The most anxiety inducing part of this process is the rough-in inspection, but if you follow these general guidelines, you’ll be much more likely to pass the first time.
Ask the Inspector First. When you schedule the inspector, try to actually have a conversation with him or her about what they expect to see and what pitfalls you can avoid. All inspectors should be looking for the same checks, but some have additional requirements or pet-peeves that can fail you. Checking with them first is a great way to establish a name to a face and get a sense of their general requirements.
Don’t Add Any Devices. During the rough-in inspection, there can’t be any devices on the circuits you are adding. No outlets, no lights, no switches, nada, nunca. If you are adding an outlet to an existing circuit, then the NEW outlet should also not be installed either. The rest of the outlets on that circuit that were originally there are probably fine, but if you disturbed the wiring in any outlet, it shouldn’t have a device for the inspection.
Tie Your Grounds Together. In each outlet or electrical box location, the ground wires should be tied together. This is something my inspector noted today. Don’t tie anything else together though. The hot and neutral leads should remain separate.
Fire Block. Any holes or penetrations from one floor to the next or from one wiring passage to the next needs to be blocked so as to prevent a fire using the hole as a breathing hole or chimney. Typically, you can use fire block expanding foam (which is bright orange in color) or regular fiberglass insulation to fill or plug these kind of holes.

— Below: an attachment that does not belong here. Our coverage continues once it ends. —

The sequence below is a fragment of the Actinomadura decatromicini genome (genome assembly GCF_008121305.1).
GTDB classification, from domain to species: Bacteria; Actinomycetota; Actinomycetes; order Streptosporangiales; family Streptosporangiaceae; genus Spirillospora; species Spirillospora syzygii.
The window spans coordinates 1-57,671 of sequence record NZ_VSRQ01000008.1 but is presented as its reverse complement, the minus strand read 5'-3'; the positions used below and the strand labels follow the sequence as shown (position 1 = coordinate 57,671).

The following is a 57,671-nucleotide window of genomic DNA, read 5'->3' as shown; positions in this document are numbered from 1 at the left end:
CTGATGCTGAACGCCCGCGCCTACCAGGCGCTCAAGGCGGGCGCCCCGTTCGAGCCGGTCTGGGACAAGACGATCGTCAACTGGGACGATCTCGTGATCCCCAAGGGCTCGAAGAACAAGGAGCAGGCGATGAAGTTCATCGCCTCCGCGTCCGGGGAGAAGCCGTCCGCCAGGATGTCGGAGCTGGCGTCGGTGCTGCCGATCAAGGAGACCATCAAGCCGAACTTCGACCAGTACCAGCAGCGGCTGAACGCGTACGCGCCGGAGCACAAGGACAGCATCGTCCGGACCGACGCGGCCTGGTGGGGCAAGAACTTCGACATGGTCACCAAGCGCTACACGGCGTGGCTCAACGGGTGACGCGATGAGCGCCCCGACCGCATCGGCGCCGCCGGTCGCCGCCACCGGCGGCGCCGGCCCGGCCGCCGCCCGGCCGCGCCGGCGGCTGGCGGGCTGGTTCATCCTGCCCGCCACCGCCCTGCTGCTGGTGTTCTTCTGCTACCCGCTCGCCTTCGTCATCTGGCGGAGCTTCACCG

Plug Holes in Boxes. This one was new to me and I’ll have to fix it. The electrical box I used have these bendable tabs where the cable enters. Well one of these tabs snapped off. The inspector told me I need to plug it. I’ll probably use insulation and jam it in the hole here.
Use Correct Breaker. Another correction I’ll have to make is the circuit breaker I installed. The breaker in this application needs to be an 15 amp Arc Fault Circuit Interrupter (AFCI) and I had installed a regular 15 amp breaker. The AFCI’s prevent arcs and are required on all circuits that feed living spaces (I think). You can buy AFCI’s in any hardware store and they are several times more expensive than regular breakers.
Don’t Power the Circuit. Although the wires for the new circuit can be tied into the new breaker, the breaker needs to remain off or unpowered. It shouldn’t be powered up until all the devices are installed.
Cover the Wires with Wire Nuts. All the wire ends need to have wire nuts on them even if they don’t have any exposed conductor. Same goes for the ground wires.
Secure Cables with Staples. Cable runs need to be secured to framing every so many feet with cable staples.